Iowa DOT News Release



Iowa Motor Vehicle Enforcement Officers and Truckers Against Trafficking to hold first-ever quad-state coalition build

Posted on: October 20, 2015

This news release is being disseminated by the Iowa Department of Transportation in cooperation with Truckers Against Trafficking.  

ANKENY, Iowa - Oct. 20, 2015 – The Iowa Department of Transportation’s Office of Motor Vehicle Enforcement (MVE) and Truckers Against Trafficking (TAT) are joining forces to hold a first-ever, quad-state coalition build between key members of law enforcement at every level and management from the trucking/travel plaza industry in the states of Iowa, Nebraska, South Dakota and Minnesota to fight human traffickers.

Because traffickers are continually moving their victims from one location to another and across state lines, the relationship between law enforcement and trucking is proving to be a critical component in fighting this crime.

The quad-state coalition build will be held Oct. 27 in Legion Hall in Sioux City, Iowa from 10 a.m.-2 p.m. TAT will be bringing its Freedom Drivers Project to the meeting, a unique 48-foot exhibit that travels the United States educating people about domestic sex trafficking, what the trucking industry is doing to fight it and how individuals anywhere can be involved in combating this issue. While the meeting is closed to all but invitees, the Freedom Drivers Project mobile exhibit will be parked in front of the hall and available for the press to tour before the meeting begins (9-9:45a.m). Event officials will also be available for interviews during this time period.

Quad-state coalition build

TAT has been holding coalition builds in various cities around the nation since 2011, but they’ve been designed to draw participants from within a state or a region of a state. According to post-meeting surveys, the meetings have been deemed highly effective in identifying avenues for better working relationships between law enforcement and trucking, possible solutions to human trafficking activity in an area and ways to deny traffickers the opportunity to continue to exploit their victims.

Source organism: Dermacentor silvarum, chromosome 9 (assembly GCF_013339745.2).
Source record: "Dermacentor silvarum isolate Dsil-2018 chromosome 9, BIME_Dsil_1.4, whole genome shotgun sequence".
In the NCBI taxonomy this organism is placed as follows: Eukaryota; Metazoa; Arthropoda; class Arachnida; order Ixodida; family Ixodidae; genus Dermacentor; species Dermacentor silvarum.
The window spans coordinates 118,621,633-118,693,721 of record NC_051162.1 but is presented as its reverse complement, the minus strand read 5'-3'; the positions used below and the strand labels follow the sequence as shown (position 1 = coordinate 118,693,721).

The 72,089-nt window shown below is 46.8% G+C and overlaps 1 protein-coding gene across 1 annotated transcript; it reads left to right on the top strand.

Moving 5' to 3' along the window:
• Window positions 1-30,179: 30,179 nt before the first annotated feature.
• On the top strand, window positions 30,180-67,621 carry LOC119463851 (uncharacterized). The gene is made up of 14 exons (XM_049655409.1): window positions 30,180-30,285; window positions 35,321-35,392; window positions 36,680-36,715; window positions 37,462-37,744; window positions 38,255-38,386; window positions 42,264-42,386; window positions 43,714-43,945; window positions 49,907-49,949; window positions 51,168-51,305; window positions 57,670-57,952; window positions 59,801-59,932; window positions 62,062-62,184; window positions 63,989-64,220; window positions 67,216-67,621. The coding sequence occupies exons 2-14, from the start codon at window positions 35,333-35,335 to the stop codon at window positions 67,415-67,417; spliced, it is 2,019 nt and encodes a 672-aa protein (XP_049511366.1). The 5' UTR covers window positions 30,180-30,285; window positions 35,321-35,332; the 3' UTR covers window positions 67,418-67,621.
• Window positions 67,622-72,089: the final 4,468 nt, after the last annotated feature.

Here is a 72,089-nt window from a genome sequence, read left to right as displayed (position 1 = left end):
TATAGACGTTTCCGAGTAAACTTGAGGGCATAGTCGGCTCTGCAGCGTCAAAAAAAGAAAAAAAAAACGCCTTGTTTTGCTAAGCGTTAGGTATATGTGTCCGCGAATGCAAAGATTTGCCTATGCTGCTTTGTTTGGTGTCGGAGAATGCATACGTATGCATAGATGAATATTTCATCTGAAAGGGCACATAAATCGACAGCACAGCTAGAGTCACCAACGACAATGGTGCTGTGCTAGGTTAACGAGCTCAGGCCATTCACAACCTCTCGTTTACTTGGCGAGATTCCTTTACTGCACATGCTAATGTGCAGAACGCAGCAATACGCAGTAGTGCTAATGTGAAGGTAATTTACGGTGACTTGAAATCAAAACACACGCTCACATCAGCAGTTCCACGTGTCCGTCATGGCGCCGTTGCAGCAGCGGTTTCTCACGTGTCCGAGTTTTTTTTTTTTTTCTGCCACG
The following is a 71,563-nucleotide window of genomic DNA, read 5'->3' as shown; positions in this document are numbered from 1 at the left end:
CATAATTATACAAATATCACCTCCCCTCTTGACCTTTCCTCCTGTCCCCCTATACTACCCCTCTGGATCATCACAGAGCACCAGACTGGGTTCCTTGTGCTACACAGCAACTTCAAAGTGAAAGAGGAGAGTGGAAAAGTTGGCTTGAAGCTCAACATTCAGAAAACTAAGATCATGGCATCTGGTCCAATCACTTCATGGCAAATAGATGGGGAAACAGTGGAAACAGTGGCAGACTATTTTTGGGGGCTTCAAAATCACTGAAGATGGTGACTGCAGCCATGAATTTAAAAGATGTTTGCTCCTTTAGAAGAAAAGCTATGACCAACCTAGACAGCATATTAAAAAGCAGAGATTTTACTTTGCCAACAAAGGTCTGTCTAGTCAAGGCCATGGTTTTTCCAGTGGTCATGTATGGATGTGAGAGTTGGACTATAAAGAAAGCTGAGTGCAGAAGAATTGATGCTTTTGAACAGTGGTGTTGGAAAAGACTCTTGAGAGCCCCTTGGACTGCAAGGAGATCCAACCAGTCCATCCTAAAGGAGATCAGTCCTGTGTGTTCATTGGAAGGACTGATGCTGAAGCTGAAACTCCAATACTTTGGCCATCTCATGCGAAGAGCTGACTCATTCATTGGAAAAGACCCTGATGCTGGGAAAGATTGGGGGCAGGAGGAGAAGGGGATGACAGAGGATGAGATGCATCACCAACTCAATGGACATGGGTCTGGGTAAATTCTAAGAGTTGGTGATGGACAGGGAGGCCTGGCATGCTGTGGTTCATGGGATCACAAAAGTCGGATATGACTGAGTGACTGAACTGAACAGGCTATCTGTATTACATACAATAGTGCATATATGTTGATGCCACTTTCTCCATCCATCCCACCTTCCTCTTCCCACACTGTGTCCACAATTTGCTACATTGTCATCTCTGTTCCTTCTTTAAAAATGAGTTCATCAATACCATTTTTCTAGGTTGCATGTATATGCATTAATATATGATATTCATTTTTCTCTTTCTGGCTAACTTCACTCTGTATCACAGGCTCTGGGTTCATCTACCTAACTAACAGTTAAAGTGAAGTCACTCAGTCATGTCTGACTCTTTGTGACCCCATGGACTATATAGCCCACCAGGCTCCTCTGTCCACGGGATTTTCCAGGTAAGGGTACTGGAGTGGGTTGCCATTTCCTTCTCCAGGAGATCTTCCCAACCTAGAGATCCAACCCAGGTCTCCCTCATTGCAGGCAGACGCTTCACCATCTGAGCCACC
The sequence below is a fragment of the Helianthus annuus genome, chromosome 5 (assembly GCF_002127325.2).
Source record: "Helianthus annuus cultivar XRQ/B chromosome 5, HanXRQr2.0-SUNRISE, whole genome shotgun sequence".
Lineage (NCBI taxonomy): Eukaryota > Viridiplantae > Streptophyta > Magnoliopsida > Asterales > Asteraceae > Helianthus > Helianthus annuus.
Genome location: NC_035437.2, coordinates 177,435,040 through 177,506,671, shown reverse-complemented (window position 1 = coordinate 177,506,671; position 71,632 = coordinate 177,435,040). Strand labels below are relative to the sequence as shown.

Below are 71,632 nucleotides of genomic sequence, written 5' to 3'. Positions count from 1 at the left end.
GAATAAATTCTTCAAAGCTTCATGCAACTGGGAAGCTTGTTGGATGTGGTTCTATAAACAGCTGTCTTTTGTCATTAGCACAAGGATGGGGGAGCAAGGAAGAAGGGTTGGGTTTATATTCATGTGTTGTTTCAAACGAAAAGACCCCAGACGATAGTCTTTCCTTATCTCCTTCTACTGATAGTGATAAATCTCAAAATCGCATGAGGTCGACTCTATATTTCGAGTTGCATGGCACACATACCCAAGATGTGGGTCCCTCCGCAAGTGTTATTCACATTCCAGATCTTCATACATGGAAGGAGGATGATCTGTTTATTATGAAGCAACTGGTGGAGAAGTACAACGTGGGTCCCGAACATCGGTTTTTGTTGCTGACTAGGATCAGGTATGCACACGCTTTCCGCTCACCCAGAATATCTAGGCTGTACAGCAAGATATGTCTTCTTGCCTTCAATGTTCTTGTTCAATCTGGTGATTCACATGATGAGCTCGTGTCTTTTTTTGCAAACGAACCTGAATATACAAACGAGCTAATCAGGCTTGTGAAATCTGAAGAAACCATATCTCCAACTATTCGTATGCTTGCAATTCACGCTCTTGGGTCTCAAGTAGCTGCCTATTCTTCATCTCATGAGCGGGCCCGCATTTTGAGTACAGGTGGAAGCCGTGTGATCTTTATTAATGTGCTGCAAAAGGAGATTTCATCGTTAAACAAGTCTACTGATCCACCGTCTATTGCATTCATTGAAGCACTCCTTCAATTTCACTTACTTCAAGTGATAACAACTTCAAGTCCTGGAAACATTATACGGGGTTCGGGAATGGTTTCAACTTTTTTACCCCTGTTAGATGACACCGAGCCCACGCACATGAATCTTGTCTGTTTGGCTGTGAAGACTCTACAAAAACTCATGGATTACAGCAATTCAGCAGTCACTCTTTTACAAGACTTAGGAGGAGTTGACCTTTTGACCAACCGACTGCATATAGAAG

Iowa MVE Chief Dave Lorenzen and his department have been working with TAT since 2013. Chief Lorenzen, a TAT board member since 2014, and his department members, developed a training model with TAT materials for commercial vehicle enforcement or motor vehicle enforcement officers to use in any state. Called the Iowa MVE model, it is now in partial or full use in 19 states across the country.

“The activities associated with human trafficking are not restricted within the borders of any one state,” said Lorenzen. “There are highly traveled corridors that flow between the states of Nebraska, South Dakota, Minnesota and Iowa. Taking a few hours to get law enforcement, the trucking industry, prosecutors, victim service providers, truck stop managers and Truckers against Trafficking (TAT) together is valuable in efforts to battle the horrible acts associated with this crime.”    

Coalition builds provide human trafficking training, some of it from a human trafficking survivor; connect trucking industry members and law enforcement with local resources in their area to combat human trafficking; provide networking opportunities and honest dialogue between law enforcement and the trucking industry to close loopholes to traffickers; and provide a fuller understanding of what human trafficking looks like in the area, along with the challenges that exist in investigating and prosecuting theses cases, and the need for trucking and LE to work together.

Quad-state coalition build

"TAT's coalition builds continue to prove their worth, as we are seeing entire police departments become trained, carriers and new truck stop chains sign on as TAT partners, and law enforcement and industry stakeholders working together on undercover operations,” stated Kendis Paris, TAT executive director. “So, when Chief Lorenzen approached me with the idea of having a quad-state coalition build meeting in Sioux City to bring together key law enforcement and industry leaders, I jumped at the idea. Imagine all state patrol officers, local truck stops, carriers and police jurisdictions in these four states trained and equipped around this topic? We want to close loopholes to traffickers exploiting both victims and legitimate businesses, and these meetings are a significant step in that direction."

For more information, contact Kendis Paris, TAT executive director, at 612-888-4828 or tat.truckers@gmail.com.

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Truckers Against Trafficking is a 501c3 organization whose mission is to educate, equip, empower and mobilize members of the trucking industry to fight human trafficking as part of their everyday jobs.

 


Iowa highway in the evening